This was good - very good, in fact, with typical Claret structure and a great deal of finesse. Perfumed (polished wood, red and black berry fruits, capsicum, black cherry), elegant, perhaps even soft, with fully resolved tannins and nice acidity. I can see why the Claret-heads love this sort of wine (and I agree with their sentiments about it showing even better with food) but - in all honesty (and shoot me down in flames for saying so) - I slightly preferred the Santa Rita Cabernet. Horses for courses, I guess. This was still a lovely wine, though.

Clos du Clocher Pomerol 1994 also deserves a mention, since it was another Claret I enjoyed, though this wasn't exactly a stellar vintage. Savoury, with slightly more of the green pepper notes I find in a lot of Bordeaux (despite, I assume, being predominantly Merlot) and a touch of mint, also with hints of toffee, mushroom, wood polish and tobacco. Complex stuff, definitely of the old school and I imagine it would make a great match for (say) a leg of lamb.

Lindemans St George Vineyard Coonawarra Cabernet Sauvignon 1989
I correctly guessed Australia, Coonawarra and Cabernet Sauvignon. Not such a great feat, I don't think, since this is undoubtedly one of Australia's greatest terroir/grape combinations and one that a Europhile (in wine terms) such as me can really identify with and enjoy. It couldn't really be anything other than Australian, with that distinctive combination of blackcurrant and mint (and perhaps just the merest hint of eucalyptus), but there is such elegance and finesse here, it almost seems light in comparison to many of its warmer-climate cousins. And that is certainly no bad thing, in my book. There is sweet Cabernet fruit, and even (if you concentrate hard enough) a hint of peppery greenness, but it also possesses an almost citrus-like acidity that is most refreshing and elevates it to another level. An Aussie wine for Claret lovers - and me. Delicious!

How lucky am I to taste so many wonderful wines on such a regular basis?!

Tuesday, 4 August 2009

A couple of great wines tasted last Friday

Various members of the Nottingham Wine Circle, plus a few guests, gathered last Friday at Pretty Orchid restaurant in Nottingham, to share a good few bottles of wine and some excellent food, prepared by owner and Wine Circle member CY Choong. Most of the wines were white, since a menu which included goat’s cheese and onion tart, battered calamari with spicy salad and monkfish demanded whites not reds. And we enjoyed, amongst other things, a cracking Austrian Gruner Veltliner 1997, some nice Meursault and Chassagne Montrachet 1er Crus and my very own delicious Domaine de Montesquiou Cuvade Preciouse 2006 Jurancon.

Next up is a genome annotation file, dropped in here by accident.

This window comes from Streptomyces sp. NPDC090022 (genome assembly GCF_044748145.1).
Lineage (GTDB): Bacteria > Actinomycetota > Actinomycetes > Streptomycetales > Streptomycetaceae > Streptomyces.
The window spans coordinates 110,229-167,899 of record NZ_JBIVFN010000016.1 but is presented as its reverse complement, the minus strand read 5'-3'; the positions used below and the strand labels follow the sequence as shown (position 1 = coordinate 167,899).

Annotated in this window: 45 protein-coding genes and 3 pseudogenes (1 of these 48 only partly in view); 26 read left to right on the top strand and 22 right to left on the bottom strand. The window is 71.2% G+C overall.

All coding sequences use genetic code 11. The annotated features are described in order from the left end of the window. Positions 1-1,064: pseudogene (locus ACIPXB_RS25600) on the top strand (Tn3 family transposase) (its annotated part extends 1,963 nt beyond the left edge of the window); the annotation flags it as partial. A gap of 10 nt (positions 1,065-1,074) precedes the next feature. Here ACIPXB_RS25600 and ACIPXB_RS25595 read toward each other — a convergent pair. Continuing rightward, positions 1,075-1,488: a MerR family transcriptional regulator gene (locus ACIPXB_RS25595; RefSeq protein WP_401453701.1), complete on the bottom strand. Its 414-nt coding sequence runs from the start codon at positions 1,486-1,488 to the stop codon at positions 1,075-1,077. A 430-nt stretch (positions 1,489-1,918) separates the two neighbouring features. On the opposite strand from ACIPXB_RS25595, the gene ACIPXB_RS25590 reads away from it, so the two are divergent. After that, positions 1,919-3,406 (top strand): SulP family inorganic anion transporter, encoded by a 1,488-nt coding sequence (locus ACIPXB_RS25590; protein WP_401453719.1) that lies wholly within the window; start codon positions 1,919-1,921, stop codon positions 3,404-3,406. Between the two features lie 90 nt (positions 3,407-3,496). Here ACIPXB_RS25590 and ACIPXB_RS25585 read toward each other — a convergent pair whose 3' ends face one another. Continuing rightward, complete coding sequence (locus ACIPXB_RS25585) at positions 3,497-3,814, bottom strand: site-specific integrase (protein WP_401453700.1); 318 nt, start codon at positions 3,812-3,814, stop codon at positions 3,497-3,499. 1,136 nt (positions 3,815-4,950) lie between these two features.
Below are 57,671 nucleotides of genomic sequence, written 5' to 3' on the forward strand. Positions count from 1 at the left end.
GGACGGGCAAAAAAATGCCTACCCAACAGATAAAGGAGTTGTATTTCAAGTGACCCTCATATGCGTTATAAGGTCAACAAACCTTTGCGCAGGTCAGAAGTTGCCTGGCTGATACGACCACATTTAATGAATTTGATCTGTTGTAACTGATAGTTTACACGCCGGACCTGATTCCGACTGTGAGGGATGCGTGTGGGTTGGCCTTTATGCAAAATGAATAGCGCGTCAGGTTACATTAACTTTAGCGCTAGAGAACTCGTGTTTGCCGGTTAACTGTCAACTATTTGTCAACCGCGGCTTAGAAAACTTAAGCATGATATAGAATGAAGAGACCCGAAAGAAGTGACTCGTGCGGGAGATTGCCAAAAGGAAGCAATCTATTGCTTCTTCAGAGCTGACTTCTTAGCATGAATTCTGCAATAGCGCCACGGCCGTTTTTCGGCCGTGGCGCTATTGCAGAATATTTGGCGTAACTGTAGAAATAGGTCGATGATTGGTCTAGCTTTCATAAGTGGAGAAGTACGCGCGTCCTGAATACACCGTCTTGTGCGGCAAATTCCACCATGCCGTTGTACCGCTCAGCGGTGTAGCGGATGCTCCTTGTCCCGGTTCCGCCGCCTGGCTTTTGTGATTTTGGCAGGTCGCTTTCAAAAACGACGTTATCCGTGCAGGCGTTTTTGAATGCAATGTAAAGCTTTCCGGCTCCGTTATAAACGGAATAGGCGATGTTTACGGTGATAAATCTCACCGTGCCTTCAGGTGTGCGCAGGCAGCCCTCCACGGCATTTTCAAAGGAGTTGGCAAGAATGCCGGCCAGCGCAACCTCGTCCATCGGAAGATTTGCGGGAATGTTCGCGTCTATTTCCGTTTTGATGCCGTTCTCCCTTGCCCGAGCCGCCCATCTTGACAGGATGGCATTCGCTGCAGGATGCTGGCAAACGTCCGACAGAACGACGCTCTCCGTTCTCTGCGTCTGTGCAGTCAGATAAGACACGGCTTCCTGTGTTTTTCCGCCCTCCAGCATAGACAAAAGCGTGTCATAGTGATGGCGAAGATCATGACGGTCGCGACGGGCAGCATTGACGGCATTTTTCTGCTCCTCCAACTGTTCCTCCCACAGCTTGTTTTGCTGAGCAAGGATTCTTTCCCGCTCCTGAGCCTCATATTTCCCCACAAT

I must admit that, although I always take a notepad and pen with me to every tasting I attend, I grow tired of taking endless notes on the wines, since it often detracts from the actual enjoyment of those wines. After all, who needs notes on anything up to 2,000 wines a year, especially the bad and indifferent ones? And what would I do with them?

Then again, it is nice to have that notepad to hand when a great wine pops up, especially since the notes on such wines tend to almost write themselves. And, despite the overall majority of the wines being white, the 2 best wines of the night were red. And what wines!

Firstly, CVNE Vina Real 1981 Rioja Gran Reserva. What a fabulously mature and beautiful wine, with a nose combining cloves, sweet red pepper, fenugreek and oodles of sweet red fruits. Other notes I detected were candied orange zest, Bovril and gingerbread. All-in-all, a very complex wine indeed. And neither the nose nor the palate showed any sign of alcohol – just wine. All of the elements from the nose combined on the palate in a soft, velvety wine, with more than ample acidity – combining elements of lemon, orange and raspberry vinegar - and just a hint of almost sweet, tea-like tannin. Think of the best that Burgundy and Bordeaux has to offer, and add a touch of Spanish warmth and you have one glorious wine, almost without fault. Well I couldn’t find one, anyway!

CVNE Vina Real 1981 Rioja Gran Reserva

This was immediately followed by Tourelles de Longueville 1998 Paulliac, which showed amazingly well in the wake of such a brilliant wine as the CVNE. Spicy and cedary, with red cherry and raspberry and only a hint of blackcurrant (a plus, in my book). And there was no hint of the green notes one often finds in Bordeaux wines, but perhaps a bit of sweet red pepper (the juicy, pointy kind) along with notes of orange, Bovril (again) and tea. A lovely wine, which didn’t quite reach the heights of the Rioja – though who knows how it may evolve, in another 10 years time – but a very good try, and another lovely wine.